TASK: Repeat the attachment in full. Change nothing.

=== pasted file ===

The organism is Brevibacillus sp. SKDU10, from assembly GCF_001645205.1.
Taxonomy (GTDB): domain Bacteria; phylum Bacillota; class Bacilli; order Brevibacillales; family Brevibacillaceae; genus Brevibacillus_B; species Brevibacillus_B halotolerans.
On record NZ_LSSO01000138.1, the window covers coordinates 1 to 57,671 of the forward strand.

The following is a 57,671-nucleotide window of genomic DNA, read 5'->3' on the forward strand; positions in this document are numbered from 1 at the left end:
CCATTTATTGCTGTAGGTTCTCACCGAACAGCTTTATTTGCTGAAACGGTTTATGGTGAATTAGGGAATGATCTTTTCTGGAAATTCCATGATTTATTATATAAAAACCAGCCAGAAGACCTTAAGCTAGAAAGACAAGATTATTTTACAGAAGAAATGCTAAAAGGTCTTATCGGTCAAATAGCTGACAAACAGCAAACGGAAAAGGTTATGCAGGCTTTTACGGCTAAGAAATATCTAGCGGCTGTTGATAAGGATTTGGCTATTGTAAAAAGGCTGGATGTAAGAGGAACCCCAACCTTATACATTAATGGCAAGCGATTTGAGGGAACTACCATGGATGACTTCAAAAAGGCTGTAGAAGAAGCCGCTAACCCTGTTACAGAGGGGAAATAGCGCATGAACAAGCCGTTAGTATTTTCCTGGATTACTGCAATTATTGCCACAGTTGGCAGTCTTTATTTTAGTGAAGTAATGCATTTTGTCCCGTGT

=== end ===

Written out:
The organism is Brevibacillus sp. SKDU10, from assembly GCF_001645205.1.
Taxonomy (GTDB): domain Bacteria; phylum Bacillota; class Bacilli; order Brevibacillales; family Brevibacillaceae; genus Brevibacillus_B; species Brevibacillus_B halotolerans.
On record NZ_LSSO01000138.1, the window covers coordinates 1 to 57,671 of the forward strand.

The following is a 57,671-nucleotide window of genomic DNA, read 5'->3' on the forward strand; positions in this document are numbered from 1 at the left end:
CCATTTATTGCTGTAGGTTCTCACCGAACAGCTTTATTTGCTGAAACGGTTTATGGTGAATTAGGGAATGATCTTTTCTGGAAATTCCATGATTTATTATATAAAAACCAGCCAGAAGACCTTAAGCTAGAAAGACAAGATTATTTTACAGAAGAAATGCTAAAAGGTCTTATCGGTCAAATAGCTGACAAACAGCAAACGGAAAAGGTTATGCAGGCTTTTACGGCTAAGAAATATCTAGCGGCTGTTGATAAGGATTTGGCTATTGTAAAAAGGCTGGATGTAAGAGGAACCCCAACCTTATACATTAATGGCAAGCGATTTGAGGGAACTACCATGGATGACTTCAAAAAGGCTGTAGAAGAAGCCGCTAACCCTGTTACAGAGGGGAAATAGCGCATGAACAAGCCGTTAGTATTTTCCTGGATTACTGCAATTATTGCCACAGTTGGCAGTCTTTATTTTAGTGAAGTAATGCATTTTGTCCCGTGT